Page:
Her name is Mary and she and her husband built my mom and dad's house after World War II. My parents were 20 years old when they bought it for $19,000 in 1973. Mom was more than six months pregnant with me when they moved in. Eventhough grass and weeds grew up through the floorboards and there were bullet holes through some of the walls – the previous tenants had a run in with the police – Mom said it felt like the house welcomed them.
As Mom and Dad settled into the house, they started hearing voices from the hallway. Dad would be out back and hear mom holler, “Mike!” He’d run inside only to find that she hadn’t called him, or that she wasn’t even home. One night Dad woke up from a sound sleep to see a woman standing at the foot of the bed. When he got up, she was gone.
When I was three, my mom found me talking in someone in her closet. I told her how I met the nicest lady whose name was Mary and who had a daughter named, Mary Anne. By that time my mom knew the story of the previous owners and my invisible friend wasn't my imagination.
One day Robert went to work and died of a massive heart attack. His widow, Mary, was stricken with grief. The neighbors told my mom that she would scream his name in the middle of the night. One morning her son found her dead from an overdose in the master bedroom.
The only encounter I can clearly remember of my nice lady friend is when my mom had to help our neighbor. (I think she fell down.) Mom locked me and my then baby brother in the master bedroom with the TV. A lady opened the door and told me that she could no longer visit with me. But she would always watch over us and protect us.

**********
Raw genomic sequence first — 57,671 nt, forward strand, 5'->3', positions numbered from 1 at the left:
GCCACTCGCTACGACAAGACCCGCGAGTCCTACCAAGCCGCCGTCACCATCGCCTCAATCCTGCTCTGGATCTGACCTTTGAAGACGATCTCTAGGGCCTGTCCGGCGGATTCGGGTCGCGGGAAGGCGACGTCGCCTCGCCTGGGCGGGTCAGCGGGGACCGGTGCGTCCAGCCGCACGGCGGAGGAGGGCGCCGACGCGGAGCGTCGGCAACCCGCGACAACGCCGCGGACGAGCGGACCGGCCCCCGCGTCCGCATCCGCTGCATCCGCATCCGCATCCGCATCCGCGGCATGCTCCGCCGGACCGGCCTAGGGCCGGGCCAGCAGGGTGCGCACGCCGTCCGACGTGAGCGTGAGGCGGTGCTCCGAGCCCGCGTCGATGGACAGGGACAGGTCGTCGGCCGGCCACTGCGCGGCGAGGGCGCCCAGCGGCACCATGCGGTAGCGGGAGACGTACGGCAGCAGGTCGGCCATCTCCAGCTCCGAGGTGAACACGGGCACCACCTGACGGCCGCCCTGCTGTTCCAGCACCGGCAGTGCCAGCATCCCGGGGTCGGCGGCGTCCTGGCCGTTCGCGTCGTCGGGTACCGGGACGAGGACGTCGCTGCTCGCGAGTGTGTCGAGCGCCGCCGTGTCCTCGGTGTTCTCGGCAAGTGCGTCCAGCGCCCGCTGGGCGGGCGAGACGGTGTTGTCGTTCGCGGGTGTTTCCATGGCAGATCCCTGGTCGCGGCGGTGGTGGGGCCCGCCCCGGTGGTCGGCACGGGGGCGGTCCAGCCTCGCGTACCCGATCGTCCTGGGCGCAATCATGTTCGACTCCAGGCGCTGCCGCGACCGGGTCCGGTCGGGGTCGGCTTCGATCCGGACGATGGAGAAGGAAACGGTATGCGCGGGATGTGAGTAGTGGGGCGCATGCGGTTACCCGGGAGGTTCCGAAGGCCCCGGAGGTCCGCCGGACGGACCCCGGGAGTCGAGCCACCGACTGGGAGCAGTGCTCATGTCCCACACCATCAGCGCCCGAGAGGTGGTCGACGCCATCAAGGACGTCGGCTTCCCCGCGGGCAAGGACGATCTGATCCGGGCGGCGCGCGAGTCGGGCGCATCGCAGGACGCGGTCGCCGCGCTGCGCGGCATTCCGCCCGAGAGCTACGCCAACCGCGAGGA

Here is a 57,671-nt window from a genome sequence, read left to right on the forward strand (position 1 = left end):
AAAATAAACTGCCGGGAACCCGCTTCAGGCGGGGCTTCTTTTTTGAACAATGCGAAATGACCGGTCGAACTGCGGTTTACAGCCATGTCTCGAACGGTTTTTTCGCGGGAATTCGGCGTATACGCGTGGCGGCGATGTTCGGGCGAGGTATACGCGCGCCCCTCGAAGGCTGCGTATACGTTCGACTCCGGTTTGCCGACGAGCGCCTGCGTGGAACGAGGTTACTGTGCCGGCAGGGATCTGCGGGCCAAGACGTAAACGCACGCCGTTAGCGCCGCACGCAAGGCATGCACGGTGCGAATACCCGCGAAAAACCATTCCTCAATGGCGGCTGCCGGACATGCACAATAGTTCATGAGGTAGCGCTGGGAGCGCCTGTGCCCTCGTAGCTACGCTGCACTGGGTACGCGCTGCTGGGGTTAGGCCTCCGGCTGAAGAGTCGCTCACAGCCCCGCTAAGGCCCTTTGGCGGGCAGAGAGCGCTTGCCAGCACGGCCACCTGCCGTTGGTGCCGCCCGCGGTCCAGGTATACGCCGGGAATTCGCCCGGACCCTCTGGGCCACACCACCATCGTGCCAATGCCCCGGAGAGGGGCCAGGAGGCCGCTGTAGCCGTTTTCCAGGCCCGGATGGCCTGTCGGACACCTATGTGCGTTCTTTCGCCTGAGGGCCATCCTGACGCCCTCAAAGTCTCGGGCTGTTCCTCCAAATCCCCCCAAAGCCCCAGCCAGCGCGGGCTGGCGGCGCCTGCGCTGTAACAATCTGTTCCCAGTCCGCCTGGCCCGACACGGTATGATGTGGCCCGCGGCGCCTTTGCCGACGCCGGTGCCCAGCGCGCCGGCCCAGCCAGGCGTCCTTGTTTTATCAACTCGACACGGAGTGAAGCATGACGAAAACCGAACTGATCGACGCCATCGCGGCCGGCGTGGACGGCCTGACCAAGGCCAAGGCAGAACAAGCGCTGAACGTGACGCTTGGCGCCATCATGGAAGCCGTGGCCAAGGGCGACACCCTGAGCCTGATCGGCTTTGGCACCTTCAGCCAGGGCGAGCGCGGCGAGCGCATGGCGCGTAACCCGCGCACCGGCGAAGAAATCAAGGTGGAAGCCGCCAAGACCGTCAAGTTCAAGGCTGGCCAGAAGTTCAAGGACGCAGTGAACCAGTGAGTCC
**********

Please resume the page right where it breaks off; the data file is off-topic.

When I was in high school, our ghost started acting up by slamming doors, turning lights on and off and even touching us. So I did some research and found out where she was buried. We took flowers and there was a photo of her and her husband on the gravestone. The woman who came to me in the bedroom when I was a little girl, was the same woman in the photo.
There are lots of other stories I could tell you about Mary, but it would take all day and I can hear my Little Dude waking up from a nap.
Oh wait, there's one quick story about my Great Grandma. She died 21 years ago this past Saturday. One night when the Little Dude was really little, he had a tough time going to sleep and I was beyond exhausted. I remember trying to rock him to sleep but he wouldn't stop crying. Crying myself, I said, "Grandma, please help me." The room got really warm and just like that, the Little Dude settled down into a deep sleep. I know she was there with me that night and every now and then I can feel her with me; especially when the Little Dude is pushing my buttons and I'm holding onto my patience with both hands!
Now I really have to run but I like the celebrate Day of the Dead by remembering my loved and remembering they're always with me.